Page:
Kids Activities in Stephenville

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Though the creatures on display at Dinosaur World don’t need much space to roam, plenty of care has been taken to furnish them a comfortable habitat. They peer imposingly from the hillsides of Kentucky, crane their necks up through native trees, and stomp through prairie fields. Although a life-size mammoth or T. rex might be hard to miss, little visitors might still jump with delight at noticing a baby dino suddenly appear from behind a bush. Giant brachiosaurus necks arch high above treetops, while toothy meat-eaters and spiny stegosauruses roam the world below. The fiberglass, steel, and concrete models reach up to 80 feet in length, and are built according to the latest scientific discoveries about what dinosaurs looked like and what styles were trendy in the Mesozoic era.

The first Dinosaur World location was a former alligator farm in Florida and five years later another one was opened in Kentucky. As Swedish-born Christer Svensson began to fill it with statues, he consulted with experts around the world to not only create realistic reptiles but to surround them with fun, educational activities. Kids can sift through sand to find shark’s teeth, gastropod shells, and trilobites in a fossil dig, get to know some lizards a little better on the playground, or examine ancient eggs and raptor claws in the museum.

1058 Park Road 59
Glen Rose,
TX
US

In 1885, behind the counter of Wade Morrison's Old Corner Drug Store on the corner of Six Shooter Junction in Waco, Texas, pharmacist Charles Adlerton was struck by an idea. After observing how much patrons loved the combined scent of the many ingredients hidden within the soda fountain, he decided to create a drink that captured all their properties. He wound up inventing Dr. Pepper, and after one sip, Dublin Bottling Works owner Sam Houston Prim knew he wanted to sell it. Though the famous drink and plant have since parted ways, Dublin Bottling Works continues to celebrate that original legacy by crafting pure-cane-sugar sodas in chilled glass bottles, the way their employees have for more than 100 years.

Today, the bottlers' products find their way onto shelves all around the nation, and they invite visitors to come watch them while they work. They lead tours through their historic plant and the memorabilia-laden museum that now occupies their original offices. At the end of the tour, they make a stop in Old Doc's Soda Shop, where visitors can sample their products from an old fashioned soda fountain and buy bottled goods to drink at home or shake vigorously and then offer to neighbors who keep eating your newspapers.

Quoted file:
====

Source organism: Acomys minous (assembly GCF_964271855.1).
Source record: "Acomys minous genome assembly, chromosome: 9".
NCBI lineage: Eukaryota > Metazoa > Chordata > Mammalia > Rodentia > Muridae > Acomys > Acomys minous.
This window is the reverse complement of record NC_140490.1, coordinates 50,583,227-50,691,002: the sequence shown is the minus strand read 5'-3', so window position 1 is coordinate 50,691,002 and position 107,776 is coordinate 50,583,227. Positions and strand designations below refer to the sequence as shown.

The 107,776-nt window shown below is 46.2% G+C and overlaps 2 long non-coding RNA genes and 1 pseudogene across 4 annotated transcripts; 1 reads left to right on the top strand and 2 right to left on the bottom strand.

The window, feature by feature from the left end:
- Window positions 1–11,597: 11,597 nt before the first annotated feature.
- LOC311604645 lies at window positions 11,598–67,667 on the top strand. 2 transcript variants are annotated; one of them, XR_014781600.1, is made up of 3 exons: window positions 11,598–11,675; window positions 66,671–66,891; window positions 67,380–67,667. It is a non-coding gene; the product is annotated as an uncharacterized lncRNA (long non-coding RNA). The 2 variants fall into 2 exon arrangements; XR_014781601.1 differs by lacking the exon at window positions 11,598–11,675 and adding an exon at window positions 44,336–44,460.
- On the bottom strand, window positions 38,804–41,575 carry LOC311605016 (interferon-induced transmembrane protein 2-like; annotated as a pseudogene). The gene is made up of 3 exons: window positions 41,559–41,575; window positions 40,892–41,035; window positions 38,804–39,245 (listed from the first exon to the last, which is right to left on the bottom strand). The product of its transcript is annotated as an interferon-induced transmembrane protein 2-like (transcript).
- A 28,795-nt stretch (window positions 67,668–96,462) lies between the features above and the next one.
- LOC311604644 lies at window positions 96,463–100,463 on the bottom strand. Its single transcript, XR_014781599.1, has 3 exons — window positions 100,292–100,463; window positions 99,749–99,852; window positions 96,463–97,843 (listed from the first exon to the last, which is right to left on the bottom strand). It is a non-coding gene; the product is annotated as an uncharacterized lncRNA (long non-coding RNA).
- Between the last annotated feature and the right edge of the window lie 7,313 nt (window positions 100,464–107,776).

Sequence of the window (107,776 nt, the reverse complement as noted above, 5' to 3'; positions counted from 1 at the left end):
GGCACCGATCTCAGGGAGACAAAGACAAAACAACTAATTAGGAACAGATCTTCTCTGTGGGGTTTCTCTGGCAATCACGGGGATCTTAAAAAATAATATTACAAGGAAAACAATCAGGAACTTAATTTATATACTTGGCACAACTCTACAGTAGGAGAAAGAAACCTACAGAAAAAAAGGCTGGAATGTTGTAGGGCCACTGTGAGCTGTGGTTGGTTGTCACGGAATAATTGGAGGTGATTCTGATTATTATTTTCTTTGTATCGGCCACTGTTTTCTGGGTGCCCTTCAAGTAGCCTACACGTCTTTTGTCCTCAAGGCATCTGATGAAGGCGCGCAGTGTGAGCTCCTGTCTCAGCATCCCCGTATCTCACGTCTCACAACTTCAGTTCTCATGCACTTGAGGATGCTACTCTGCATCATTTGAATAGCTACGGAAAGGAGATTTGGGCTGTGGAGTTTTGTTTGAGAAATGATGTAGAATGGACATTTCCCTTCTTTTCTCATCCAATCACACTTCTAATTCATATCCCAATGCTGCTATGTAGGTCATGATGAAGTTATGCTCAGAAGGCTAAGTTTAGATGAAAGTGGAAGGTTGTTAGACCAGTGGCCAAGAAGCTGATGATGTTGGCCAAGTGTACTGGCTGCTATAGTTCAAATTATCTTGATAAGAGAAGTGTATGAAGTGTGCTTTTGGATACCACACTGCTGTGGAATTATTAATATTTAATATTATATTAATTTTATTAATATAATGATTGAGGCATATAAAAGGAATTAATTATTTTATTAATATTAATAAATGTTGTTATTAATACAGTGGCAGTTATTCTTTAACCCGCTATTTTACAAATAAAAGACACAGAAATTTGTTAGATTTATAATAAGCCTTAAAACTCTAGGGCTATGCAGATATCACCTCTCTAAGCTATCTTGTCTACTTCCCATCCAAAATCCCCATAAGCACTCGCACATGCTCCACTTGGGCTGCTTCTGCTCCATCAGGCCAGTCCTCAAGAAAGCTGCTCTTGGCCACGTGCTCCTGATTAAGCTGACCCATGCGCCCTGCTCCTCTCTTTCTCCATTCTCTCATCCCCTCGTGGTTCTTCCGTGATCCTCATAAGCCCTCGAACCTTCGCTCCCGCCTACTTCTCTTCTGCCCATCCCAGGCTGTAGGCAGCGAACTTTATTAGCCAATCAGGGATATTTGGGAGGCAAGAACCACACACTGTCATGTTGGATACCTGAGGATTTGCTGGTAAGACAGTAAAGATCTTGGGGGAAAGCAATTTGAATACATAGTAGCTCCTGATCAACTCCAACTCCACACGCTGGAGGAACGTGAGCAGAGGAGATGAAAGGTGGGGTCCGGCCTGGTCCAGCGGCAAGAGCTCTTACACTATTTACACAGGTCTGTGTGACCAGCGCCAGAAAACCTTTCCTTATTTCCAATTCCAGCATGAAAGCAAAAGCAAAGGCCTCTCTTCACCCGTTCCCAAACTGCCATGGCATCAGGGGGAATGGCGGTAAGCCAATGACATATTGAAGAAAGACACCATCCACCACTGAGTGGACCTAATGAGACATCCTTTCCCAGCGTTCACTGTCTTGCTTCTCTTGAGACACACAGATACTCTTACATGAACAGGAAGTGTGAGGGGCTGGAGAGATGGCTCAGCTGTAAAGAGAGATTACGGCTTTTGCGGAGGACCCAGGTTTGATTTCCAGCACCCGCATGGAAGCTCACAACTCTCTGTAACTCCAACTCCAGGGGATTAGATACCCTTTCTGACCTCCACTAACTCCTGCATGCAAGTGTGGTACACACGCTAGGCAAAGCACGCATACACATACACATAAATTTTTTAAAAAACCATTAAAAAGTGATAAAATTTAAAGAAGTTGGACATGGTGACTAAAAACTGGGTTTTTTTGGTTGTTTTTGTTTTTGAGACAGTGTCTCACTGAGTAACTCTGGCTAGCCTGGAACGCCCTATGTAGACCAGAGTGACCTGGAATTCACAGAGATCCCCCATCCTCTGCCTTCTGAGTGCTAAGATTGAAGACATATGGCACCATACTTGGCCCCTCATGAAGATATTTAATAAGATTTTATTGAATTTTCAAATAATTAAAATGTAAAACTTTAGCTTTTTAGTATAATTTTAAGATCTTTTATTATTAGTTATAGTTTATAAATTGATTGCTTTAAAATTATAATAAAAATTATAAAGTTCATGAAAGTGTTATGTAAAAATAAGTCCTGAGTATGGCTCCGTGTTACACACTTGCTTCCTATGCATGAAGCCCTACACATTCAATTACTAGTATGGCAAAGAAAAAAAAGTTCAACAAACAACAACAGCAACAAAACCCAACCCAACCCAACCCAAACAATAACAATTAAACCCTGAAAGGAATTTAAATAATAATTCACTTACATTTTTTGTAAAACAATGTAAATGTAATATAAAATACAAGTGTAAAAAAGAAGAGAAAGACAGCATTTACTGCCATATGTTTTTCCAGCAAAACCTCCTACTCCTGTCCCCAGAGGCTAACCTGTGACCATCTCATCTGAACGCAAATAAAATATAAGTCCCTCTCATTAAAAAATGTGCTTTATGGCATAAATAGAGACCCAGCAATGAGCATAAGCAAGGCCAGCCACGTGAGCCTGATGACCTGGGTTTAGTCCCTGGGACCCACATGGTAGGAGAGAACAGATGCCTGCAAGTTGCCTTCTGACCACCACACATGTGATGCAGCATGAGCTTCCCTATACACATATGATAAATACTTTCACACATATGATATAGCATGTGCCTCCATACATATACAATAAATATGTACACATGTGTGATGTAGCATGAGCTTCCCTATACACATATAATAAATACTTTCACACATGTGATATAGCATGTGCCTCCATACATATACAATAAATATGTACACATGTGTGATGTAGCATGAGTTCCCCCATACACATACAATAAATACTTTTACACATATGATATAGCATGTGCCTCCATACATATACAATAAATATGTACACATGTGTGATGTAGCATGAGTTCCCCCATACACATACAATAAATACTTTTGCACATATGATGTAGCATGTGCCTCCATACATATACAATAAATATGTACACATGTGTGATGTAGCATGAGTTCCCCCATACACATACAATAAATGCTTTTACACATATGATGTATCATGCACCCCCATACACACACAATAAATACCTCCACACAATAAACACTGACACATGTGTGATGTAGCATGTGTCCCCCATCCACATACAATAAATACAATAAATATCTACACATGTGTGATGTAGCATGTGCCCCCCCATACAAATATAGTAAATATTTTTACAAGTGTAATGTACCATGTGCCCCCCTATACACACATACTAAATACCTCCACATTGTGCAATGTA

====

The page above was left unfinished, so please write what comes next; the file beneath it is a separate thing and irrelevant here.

105 E Elm St
Dublin,
TX
US

Brazos Carriage Company ferries sightseers about Sundance Square and Highland Park for enjoyable excursions behind its trusty team of equine engines. Riders can flag the carriage down on the curb for an impromptu spin or reserve it ahead of time for weddings, holiday rides, or romantic jaunts without the kids or digital pets.

The company also offers a romantic-proposal service, which involves an ambiance-filled ride to the Fort Worth Water Gardens. The lengthy trip affords any gentleman plenty of time to work up the nerve to ask a special someone for either her hand in marriage or a figurative hand with refurbishing his muscle car.

PO Box 315
Cleburne,
TX
US

Bowlers have sent pins clattering for more than 30 years upon Pin Center Bowl's rows of gleaming lanes. The 16 alleys host bouts of friendly competition among families and friends, who hurtle balls toward the hapless pins and tally their points with Brunswick Vector scoring equipment, rather than committing each point to memory via complex riddles. To accommodate kiddies' games, forgiving bumpers rise to block gutter balls. Between frames, players can snag snacks and drinks from the concession stand and full bar, and billiards tables and an arcade keep hand-eye coordination in tip-top shape. Pin Center Bowl also offers the Dragon Bowling Ball Ramp to assist children in knocking down pins.

112 Williams Ave
Cleburne,
TX
US

Since 1952, the family-operated lot at The Brazos Drive-in Theatre has invited carloads of movie-lovers to kill their engines, tune their radios to 89.1 FM, and recline as far as their seats allow for the evening?s double features. The historic theatre is the longest continually running drive-in in Texas, and was almost obliterated near to its 50th anniversary when a tornado rampaged through the lot, ripping half of the screen apart and saving the audience from a Rob Schneider film. Refurbished to its former glory, the recently upgraded digital screen now lights up against the darkening sky to show premier films.

1800 W Pearl St.
Granbury,
TX
US